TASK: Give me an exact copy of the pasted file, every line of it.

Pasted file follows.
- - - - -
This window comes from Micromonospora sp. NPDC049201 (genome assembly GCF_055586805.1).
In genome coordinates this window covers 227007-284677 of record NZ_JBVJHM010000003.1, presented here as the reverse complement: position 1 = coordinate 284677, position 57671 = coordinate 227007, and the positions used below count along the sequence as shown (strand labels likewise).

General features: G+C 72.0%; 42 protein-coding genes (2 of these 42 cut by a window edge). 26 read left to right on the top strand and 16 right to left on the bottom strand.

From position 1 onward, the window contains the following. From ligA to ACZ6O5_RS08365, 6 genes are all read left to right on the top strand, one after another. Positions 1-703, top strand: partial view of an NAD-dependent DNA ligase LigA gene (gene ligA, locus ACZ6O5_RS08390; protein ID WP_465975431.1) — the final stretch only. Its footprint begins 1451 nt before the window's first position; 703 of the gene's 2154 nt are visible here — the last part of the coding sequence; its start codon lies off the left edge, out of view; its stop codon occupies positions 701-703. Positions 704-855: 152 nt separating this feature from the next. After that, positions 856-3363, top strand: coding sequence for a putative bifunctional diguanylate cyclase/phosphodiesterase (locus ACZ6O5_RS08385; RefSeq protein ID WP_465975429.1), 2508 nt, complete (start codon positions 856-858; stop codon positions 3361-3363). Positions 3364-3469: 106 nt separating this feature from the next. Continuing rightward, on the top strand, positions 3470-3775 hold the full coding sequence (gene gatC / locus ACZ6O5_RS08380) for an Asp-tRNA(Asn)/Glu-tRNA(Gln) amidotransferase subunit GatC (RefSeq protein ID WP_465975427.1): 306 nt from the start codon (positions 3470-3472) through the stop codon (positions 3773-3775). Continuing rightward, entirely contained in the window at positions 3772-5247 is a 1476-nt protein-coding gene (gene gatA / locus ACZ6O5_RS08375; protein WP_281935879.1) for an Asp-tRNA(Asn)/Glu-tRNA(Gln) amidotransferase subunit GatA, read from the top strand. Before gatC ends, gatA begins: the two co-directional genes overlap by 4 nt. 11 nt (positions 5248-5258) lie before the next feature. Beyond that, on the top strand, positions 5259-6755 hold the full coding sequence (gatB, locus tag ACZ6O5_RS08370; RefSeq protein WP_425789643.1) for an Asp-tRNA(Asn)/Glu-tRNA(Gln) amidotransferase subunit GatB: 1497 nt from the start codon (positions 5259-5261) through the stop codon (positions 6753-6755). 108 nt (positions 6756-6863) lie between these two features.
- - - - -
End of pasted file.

This window comes from Micromonospora sp. NPDC049201 (genome assembly GCF_055586805.1).
In genome coordinates this window covers 227007-284677 of record NZ_JBVJHM010000003.1, presented here as the reverse complement: position 1 = coordinate 284677, position 57671 = coordinate 227007, and the positions used below count along the sequence as shown (strand labels likewise).

General features: G+C 72.0%; 42 protein-coding genes (2 of these 42 cut by a window edge). 26 read left to right on the top strand and 16 right to left on the bottom strand.

From position 1 onward, the window contains the following. From ligA to ACZ6O5_RS08365, 6 genes are all read left to right on the top strand, one after another. Positions 1-703, top strand: partial view of an NAD-dependent DNA ligase LigA gene (gene ligA, locus ACZ6O5_RS08390; protein ID WP_465975431.1) — the final stretch only. Its footprint begins 1451 nt before the window's first position; 703 of the gene's 2154 nt are visible here — the last part of the coding sequence; its start codon lies off the left edge, out of view; its stop codon occupies positions 701-703. Positions 704-855: 152 nt separating this feature from the next. After that, positions 856-3363, top strand: coding sequence for a putative bifunctional diguanylate cyclase/phosphodiesterase (locus ACZ6O5_RS08385; RefSeq protein ID WP_465975429.1), 2508 nt, complete (start codon positions 856-858; stop codon positions 3361-3363). Positions 3364-3469: 106 nt separating this feature from the next. Continuing rightward, on the top strand, positions 3470-3775 hold the full coding sequence (gene gatC / locus ACZ6O5_RS08380) for an Asp-tRNA(Asn)/Glu-tRNA(Gln) amidotransferase subunit GatC (RefSeq protein ID WP_465975427.1): 306 nt from the start codon (positions 3470-3472) through the stop codon (positions 3773-3775). Continuing rightward, entirely contained in the window at positions 3772-5247 is a 1476-nt protein-coding gene (gene gatA / locus ACZ6O5_RS08375; protein WP_281935879.1) for an Asp-tRNA(Asn)/Glu-tRNA(Gln) amidotransferase subunit GatA, read from the top strand. Before gatC ends, gatA begins: the two co-directional genes overlap by 4 nt. 11 nt (positions 5248-5258) lie before the next feature. Beyond that, on the top strand, positions 5259-6755 hold the full coding sequence (gatB, locus tag ACZ6O5_RS08370; RefSeq protein WP_425789643.1) for an Asp-tRNA(Asn)/Glu-tRNA(Gln) amidotransferase subunit GatB: 1497 nt from the start codon (positions 5259-5261) through the stop codon (positions 6753-6755). 108 nt (positions 6756-6863) lie between these two features.